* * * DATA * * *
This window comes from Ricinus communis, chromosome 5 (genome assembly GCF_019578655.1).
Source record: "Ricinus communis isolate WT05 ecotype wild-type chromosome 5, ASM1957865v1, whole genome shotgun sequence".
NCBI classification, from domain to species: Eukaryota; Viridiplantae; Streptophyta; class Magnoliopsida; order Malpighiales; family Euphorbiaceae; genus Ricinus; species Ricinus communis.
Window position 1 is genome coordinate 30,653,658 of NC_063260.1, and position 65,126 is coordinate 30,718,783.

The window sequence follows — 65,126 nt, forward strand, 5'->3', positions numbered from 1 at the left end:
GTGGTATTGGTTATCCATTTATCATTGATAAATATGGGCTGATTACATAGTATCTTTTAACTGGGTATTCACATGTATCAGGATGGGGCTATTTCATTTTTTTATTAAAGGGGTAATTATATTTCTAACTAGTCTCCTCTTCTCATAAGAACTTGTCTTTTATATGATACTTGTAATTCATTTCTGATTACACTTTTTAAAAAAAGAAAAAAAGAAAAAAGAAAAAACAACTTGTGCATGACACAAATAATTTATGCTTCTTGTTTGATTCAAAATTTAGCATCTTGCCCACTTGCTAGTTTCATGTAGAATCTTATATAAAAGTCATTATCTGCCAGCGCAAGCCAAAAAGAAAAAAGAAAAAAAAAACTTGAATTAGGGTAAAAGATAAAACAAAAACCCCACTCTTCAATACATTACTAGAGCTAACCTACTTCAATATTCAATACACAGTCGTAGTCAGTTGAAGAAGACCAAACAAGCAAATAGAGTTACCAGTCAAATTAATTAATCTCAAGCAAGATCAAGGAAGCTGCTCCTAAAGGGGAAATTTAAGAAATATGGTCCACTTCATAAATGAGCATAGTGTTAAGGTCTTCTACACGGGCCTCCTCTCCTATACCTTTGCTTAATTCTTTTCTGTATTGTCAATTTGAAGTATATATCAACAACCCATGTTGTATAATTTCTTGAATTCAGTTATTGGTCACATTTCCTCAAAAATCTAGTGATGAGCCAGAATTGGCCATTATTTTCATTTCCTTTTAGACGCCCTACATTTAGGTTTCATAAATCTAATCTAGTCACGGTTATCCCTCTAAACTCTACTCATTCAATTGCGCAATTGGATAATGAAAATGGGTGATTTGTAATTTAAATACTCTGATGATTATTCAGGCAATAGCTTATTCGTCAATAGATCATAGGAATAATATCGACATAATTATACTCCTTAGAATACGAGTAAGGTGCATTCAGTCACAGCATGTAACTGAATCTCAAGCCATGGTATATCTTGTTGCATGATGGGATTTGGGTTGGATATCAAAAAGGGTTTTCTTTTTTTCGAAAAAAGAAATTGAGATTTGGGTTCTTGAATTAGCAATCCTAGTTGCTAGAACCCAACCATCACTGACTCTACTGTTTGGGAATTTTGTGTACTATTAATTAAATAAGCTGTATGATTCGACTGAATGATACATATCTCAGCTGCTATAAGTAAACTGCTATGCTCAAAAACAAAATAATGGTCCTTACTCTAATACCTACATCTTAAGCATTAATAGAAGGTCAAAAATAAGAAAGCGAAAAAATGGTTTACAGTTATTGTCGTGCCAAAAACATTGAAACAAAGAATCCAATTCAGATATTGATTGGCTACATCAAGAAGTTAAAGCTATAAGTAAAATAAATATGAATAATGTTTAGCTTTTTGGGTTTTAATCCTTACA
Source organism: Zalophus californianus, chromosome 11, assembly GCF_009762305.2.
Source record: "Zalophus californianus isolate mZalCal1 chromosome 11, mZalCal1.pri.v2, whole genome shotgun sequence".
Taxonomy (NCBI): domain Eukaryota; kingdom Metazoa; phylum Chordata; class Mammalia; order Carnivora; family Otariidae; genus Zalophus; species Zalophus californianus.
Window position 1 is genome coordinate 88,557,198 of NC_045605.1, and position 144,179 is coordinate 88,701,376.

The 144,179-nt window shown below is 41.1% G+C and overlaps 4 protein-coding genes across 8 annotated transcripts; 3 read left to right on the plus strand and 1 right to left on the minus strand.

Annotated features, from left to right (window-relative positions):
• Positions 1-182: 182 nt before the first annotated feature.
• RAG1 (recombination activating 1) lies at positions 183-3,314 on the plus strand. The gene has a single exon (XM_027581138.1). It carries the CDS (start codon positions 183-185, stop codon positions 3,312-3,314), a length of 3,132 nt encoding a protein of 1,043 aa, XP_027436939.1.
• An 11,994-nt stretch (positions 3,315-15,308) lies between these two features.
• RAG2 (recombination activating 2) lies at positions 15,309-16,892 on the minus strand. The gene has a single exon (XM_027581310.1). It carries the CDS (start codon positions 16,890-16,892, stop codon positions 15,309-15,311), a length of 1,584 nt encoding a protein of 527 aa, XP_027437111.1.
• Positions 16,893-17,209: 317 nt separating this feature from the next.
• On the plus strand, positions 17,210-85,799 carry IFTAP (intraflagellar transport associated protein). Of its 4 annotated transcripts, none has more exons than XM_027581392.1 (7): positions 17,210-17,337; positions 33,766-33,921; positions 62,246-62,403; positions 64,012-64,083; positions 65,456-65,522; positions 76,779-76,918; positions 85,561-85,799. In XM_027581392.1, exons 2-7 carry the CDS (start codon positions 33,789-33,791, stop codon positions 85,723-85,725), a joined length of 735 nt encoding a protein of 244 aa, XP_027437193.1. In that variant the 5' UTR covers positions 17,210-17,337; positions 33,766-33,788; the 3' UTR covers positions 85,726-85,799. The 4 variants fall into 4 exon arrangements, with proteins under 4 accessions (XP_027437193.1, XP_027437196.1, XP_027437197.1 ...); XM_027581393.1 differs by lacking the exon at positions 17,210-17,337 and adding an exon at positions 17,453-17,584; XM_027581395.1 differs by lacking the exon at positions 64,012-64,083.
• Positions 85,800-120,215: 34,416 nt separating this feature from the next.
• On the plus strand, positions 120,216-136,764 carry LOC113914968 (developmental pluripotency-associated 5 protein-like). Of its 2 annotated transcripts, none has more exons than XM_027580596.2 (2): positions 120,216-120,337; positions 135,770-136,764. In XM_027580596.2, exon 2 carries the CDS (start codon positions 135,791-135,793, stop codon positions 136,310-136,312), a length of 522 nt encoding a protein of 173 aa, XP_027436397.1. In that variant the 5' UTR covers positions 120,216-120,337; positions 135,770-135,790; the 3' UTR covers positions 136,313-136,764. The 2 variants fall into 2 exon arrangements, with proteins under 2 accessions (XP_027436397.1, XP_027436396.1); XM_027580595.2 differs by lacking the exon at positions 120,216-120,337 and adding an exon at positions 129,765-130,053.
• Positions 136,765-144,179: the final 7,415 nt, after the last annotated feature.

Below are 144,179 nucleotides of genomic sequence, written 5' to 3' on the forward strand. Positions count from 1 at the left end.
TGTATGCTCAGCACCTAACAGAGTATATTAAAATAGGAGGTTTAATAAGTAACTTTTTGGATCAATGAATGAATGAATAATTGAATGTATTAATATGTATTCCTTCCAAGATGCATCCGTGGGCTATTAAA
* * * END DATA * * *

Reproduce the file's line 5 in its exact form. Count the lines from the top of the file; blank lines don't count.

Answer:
The window sequence follows — 65,126 nt, forward strand, 5'->3', positions numbered from 1 at the left end: